Top surgeons call to save Royal Brompton heart unit

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Royal Brompton Hospital,Image copyright Alex Orrow/Royal Brompton & Hare
Image caption Royal Brompton is the largest specialist heart and lung medical centre in the UK

Two of Britain’s top surgeons have called on NHS England to save a world-leading heart unit in London.

Heart transplant pioneer Sir Magdi Yacoub and cancer surgeon Lord Darzi said ending congenital heart disease (CHD) surgery at Royal Brompton Hospital would be a “disaster”.

An NHS England’s review recommends ending children’s congenital heart surgery at Royal Brompton.

The decision “has been guided” by medical experts, NHS England said.

In an open letter, Lord Darzi, Sir Magdi and Baroness Boothroyd, a former patient of the hospital, said if Royal Brompton’s CHD unit went it would render the whole hospital “unviable”.

Image copyright Press Association
Image caption In an open letter former health minister Lord Darzi claimed NHS England “deliberately” defined new guidelines to dismantle CHD services at the Royal Brompton

Royal Brompton is the largest specialist heart and lung medical centre in the UK and works with the children’s unit at Chelsea & Westminster Hospital, less than half-a-mile away.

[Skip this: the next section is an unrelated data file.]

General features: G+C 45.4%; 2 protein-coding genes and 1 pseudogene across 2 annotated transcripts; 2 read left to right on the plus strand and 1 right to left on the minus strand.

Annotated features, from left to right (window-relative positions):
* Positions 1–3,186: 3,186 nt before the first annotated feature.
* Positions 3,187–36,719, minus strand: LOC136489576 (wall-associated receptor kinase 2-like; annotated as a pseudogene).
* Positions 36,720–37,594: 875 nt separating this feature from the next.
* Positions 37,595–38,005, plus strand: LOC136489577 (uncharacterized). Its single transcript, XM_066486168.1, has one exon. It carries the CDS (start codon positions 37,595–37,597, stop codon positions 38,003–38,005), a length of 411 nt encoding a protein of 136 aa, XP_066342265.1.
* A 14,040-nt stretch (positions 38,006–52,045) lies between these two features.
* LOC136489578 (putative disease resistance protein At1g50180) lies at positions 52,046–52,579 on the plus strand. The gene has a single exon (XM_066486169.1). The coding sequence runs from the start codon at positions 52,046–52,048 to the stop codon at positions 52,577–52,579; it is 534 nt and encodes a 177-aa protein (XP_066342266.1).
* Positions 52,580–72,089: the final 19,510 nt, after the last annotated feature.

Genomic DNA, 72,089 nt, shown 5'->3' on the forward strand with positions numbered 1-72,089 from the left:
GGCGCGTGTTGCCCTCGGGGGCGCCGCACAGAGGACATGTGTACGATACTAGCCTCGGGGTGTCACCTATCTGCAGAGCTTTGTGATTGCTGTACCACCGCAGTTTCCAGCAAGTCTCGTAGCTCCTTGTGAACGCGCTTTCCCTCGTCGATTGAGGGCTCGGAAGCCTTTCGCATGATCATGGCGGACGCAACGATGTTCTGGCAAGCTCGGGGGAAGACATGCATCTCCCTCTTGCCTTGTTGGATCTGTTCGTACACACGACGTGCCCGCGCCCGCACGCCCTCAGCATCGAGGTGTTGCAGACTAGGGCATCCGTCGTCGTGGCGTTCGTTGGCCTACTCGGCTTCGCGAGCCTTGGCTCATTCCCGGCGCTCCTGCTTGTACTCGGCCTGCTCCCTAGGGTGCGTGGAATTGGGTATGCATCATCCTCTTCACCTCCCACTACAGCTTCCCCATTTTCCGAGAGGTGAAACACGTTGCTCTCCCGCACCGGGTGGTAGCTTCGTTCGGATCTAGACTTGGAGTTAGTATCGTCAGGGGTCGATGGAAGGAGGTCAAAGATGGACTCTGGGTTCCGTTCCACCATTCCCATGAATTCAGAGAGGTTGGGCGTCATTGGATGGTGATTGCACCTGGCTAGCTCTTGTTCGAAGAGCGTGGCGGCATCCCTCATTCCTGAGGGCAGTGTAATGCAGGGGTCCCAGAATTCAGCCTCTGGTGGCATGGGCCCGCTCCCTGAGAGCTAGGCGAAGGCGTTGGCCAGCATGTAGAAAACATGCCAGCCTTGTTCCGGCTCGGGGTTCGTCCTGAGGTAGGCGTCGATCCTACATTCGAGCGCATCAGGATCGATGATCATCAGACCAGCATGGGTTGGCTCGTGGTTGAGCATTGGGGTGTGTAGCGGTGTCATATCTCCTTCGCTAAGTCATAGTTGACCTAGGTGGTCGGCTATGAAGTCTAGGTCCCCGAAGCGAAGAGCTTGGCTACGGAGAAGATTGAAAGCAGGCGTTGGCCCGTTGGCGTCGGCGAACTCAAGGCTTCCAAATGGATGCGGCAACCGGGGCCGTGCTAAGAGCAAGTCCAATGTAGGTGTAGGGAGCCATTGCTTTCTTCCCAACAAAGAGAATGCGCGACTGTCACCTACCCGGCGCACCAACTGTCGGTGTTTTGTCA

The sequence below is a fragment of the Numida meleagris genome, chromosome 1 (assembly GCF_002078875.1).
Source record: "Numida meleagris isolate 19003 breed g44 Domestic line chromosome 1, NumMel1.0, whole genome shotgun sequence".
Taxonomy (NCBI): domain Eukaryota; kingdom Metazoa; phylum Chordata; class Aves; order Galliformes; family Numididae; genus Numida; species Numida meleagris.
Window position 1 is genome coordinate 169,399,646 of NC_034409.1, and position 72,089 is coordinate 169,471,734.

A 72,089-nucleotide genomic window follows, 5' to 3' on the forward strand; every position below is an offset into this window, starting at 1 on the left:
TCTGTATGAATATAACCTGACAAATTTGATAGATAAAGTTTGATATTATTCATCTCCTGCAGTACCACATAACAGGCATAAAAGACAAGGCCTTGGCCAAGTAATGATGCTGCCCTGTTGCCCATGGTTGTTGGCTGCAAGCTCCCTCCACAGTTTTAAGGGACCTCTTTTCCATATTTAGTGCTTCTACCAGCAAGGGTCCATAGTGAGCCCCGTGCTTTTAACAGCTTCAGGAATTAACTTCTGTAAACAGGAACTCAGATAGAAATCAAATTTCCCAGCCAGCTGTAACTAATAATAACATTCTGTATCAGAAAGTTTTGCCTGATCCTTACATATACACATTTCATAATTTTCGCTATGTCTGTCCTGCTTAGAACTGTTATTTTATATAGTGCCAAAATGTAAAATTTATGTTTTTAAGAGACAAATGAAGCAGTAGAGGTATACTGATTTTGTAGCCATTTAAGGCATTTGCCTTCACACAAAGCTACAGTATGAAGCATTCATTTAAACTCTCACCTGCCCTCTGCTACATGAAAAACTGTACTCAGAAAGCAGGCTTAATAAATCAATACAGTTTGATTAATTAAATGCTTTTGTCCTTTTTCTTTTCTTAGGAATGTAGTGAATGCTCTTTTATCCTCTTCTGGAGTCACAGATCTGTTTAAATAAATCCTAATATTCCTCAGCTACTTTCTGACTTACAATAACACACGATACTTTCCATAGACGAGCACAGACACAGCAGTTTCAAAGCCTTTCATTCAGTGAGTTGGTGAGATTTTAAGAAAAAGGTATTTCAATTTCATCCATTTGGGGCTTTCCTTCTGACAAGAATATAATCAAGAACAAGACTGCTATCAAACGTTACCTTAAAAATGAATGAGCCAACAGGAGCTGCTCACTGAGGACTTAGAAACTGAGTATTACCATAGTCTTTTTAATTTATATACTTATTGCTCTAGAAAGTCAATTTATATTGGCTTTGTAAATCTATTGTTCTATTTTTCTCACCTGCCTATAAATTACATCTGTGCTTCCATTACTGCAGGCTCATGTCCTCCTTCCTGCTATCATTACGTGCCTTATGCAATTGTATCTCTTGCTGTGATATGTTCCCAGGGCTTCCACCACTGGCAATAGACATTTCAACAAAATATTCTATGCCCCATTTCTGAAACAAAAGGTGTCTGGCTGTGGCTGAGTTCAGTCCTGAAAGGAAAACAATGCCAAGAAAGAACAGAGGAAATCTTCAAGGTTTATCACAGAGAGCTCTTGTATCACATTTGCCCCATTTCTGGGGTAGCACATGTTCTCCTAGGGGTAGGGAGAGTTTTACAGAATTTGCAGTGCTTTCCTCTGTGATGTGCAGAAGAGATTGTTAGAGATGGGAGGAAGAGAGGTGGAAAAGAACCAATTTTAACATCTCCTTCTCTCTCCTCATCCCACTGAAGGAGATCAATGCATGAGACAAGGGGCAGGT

But the hospital fails to meet new national guidelines for paediatric heart surgery, which require all children’s services to be “co-located” on a single site.

If paediatric heart surgery was removed, the hospital may struggle to meet its targets of having at least three heart surgeons, each carrying out a minimum of 125 operations a year, which would put the whole CHD surgery unit under threat.

The letter claims that the new guidelines have been “defined in such as way as to deliberately result in the dismantling of the services at the Brompton”.

Medical experts

“You shouldn’t kill a centre of excellence just for planning reasons,” Sir Magdi said.

“Closing the Royal Brompton heart surgery unit would be a disaster.”

He added: “Anything that comes after won’t be as good treating patients and making medical advancements.”

A spokesman for NHS England said “isolated children’s services are unacceptable; children’s cardiac services must be co-located within a hospital providing a broad range of paediatric specialties and services”.

The guidelines are supported by medical experts from the Royal College of Paediatrics and Child Health, British Congenital Cardiac Association, British Heart Foundation and the Royal College of Anaesthetists.

A decision will be announced on 30 November.

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